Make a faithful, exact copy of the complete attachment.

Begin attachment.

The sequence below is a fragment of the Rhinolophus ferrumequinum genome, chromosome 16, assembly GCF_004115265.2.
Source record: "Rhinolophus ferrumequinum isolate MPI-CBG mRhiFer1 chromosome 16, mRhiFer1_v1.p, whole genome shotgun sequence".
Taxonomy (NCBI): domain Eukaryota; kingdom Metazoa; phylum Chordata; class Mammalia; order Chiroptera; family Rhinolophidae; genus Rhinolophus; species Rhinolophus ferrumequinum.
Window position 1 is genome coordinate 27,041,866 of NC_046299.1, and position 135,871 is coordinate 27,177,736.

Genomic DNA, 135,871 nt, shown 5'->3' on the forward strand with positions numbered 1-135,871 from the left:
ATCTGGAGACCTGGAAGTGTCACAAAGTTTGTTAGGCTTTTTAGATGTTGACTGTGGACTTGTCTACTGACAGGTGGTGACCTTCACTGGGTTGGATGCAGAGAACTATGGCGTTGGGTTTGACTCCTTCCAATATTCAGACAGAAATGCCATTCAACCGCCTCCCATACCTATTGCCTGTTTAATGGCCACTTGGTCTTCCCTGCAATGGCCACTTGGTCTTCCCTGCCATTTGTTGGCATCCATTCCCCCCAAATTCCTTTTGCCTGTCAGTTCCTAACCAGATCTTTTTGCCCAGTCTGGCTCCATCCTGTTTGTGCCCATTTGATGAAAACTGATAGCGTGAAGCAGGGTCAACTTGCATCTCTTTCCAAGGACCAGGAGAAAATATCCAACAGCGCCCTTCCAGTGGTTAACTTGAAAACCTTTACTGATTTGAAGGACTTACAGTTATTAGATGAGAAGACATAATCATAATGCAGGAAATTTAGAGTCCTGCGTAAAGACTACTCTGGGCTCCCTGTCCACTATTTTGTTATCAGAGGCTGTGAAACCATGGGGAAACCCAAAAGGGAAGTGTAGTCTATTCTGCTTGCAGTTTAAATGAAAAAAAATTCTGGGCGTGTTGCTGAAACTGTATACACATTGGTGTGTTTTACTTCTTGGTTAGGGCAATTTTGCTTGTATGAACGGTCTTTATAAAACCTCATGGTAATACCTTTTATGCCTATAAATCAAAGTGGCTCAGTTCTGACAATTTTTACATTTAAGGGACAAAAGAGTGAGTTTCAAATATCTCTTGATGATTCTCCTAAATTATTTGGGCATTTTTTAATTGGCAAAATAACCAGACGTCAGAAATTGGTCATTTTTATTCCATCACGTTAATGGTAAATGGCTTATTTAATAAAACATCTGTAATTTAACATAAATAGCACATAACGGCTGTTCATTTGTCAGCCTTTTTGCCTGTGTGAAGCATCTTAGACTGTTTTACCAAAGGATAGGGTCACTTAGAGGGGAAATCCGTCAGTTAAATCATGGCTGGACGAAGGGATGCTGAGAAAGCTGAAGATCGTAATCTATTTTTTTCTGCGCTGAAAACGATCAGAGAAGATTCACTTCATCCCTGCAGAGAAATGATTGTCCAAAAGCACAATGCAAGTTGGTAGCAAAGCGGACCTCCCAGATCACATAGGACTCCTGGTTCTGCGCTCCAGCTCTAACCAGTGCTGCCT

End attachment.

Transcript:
The sequence below is a fragment of the Rhinolophus ferrumequinum genome, chromosome 16, assembly GCF_004115265.2.
Source record: "Rhinolophus ferrumequinum isolate MPI-CBG mRhiFer1 chromosome 16, mRhiFer1_v1.p, whole genome shotgun sequence".
Taxonomy (NCBI): domain Eukaryota; kingdom Metazoa; phylum Chordata; class Mammalia; order Chiroptera; family Rhinolophidae; genus Rhinolophus; species Rhinolophus ferrumequinum.
Window position 1 is genome coordinate 27,041,866 of NC_046299.1, and position 135,871 is coordinate 27,177,736.

Genomic DNA, 135,871 nt, shown 5'->3' on the forward strand with positions numbered 1-135,871 from the left:
ATCTGGAGACCTGGAAGTGTCACAAAGTTTGTTAGGCTTTTTAGATGTTGACTGTGGACTTGTCTACTGACAGGTGGTGACCTTCACTGGGTTGGATGCAGAGAACTATGGCGTTGGGTTTGACTCCTTCCAATATTCAGACAGAAATGCCATTCAACCGCCTCCCATACCTATTGCCTGTTTAATGGCCACTTGGTCTTCCCTGCAATGGCCACTTGGTCTTCCCTGCCATTTGTTGGCATCCATTCCCCCCAAATTCCTTTTGCCTGTCAGTTCCTAACCAGATCTTTTTGCCCAGTCTGGCTCCATCCTGTTTGTGCCCATTTGATGAAAACTGATAGCGTGAAGCAGGGTCAACTTGCATCTCTTTCCAAGGACCAGGAGAAAATATCCAACAGCGCCCTTCCAGTGGTTAACTTGAAAACCTTTACTGATTTGAAGGACTTACAGTTATTAGATGAGAAGACATAATCATAATGCAGGAAATTTAGAGTCCTGCGTAAAGACTACTCTGGGCTCCCTGTCCACTATTTTGTTATCAGAGGCTGTGAAACCATGGGGAAACCCAAAAGGGAAGTGTAGTCTATTCTGCTTGCAGTTTAAATGAAAAAAAATTCTGGGCGTGTTGCTGAAACTGTATACACATTGGTGTGTTTTACTTCTTGGTTAGGGCAATTTTGCTTGTATGAACGGTCTTTATAAAACCTCATGGTAATACCTTTTATGCCTATAAATCAAAGTGGCTCAGTTCTGACAATTTTTACATTTAAGGGACAAAAGAGTGAGTTTCAAATATCTCTTGATGATTCTCCTAAATTATTTGGGCATTTTTTAATTGGCAAAATAACCAGACGTCAGAAATTGGTCATTTTTATTCCATCACGTTAATGGTAAATGGCTTATTTAATAAAACATCTGTAATTTAACATAAATAGCACATAACGGCTGTTCATTTGTCAGCCTTTTTGCCTGTGTGAAGCATCTTAGACTGTTTTACCAAAGGATAGGGTCACTTAGAGGGGAAATCCGTCAGTTAAATCATGGCTGGACGAAGGGATGCTGAGAAAGCTGAAGATCGTAATCTATTTTTTTCTGCGCTGAAAACGATCAGAGAAGATTCACTTCATCCCTGCAGAGAAATGATTGTCCAAAAGCACAATGCAAGTTGGTAGCAAAGCGGACCTCCCAGATCACATAGGACTCCTGGTTCTGCGCTCCAGCTCTAACCAGTGCTGCCT